Treatment of recurrent cutaneous melanoma nodules with BCG is an effective and relatively nonmorbid method for eliminating these tumor nodules. Injected nodules can be made to disappear about 90 percent of the time and in about 20 percent of patients non injected nodules in the same drainage area may also regress. Subcutaneous melanoma nodules are far more resistant to melanoma injection. Although cutaneous nodules can be made to regress there is no evidence that a systemic effect against disseminated melanoma exists and no responses of distant visceral disease have been seen following intralesional therapy of cutaneous nodules. The regression of cutaneous nodules following BCG injection appears to be an immunologic phenomenon and is related to the immunocompetence of the patient. The molecular mechanisms of this tumor regression are unknown and are the subject of intensive study. Several new approaches such as the use of BCG for the treatment of poor prognosis primary malignant melanomas, as well as the use of nonviable, nonbacteriologic agents for intralesional treatment are under investigation.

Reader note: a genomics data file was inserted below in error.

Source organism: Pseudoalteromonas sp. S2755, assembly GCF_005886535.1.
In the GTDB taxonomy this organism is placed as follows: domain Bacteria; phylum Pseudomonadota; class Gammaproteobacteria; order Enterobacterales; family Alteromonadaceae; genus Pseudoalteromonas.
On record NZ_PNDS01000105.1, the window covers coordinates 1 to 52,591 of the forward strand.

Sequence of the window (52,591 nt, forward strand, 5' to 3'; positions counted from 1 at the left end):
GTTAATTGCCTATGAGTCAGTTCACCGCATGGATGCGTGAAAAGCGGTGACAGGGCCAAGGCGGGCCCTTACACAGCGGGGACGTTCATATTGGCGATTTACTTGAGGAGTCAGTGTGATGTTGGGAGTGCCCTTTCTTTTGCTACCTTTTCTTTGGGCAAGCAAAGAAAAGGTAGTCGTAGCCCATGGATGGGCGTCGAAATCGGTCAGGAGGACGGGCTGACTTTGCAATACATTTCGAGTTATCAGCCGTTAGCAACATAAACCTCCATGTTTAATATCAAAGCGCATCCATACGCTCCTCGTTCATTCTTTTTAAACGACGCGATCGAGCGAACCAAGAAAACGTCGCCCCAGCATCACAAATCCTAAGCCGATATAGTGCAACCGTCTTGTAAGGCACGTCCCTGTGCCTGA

ASJC Scopus subject areas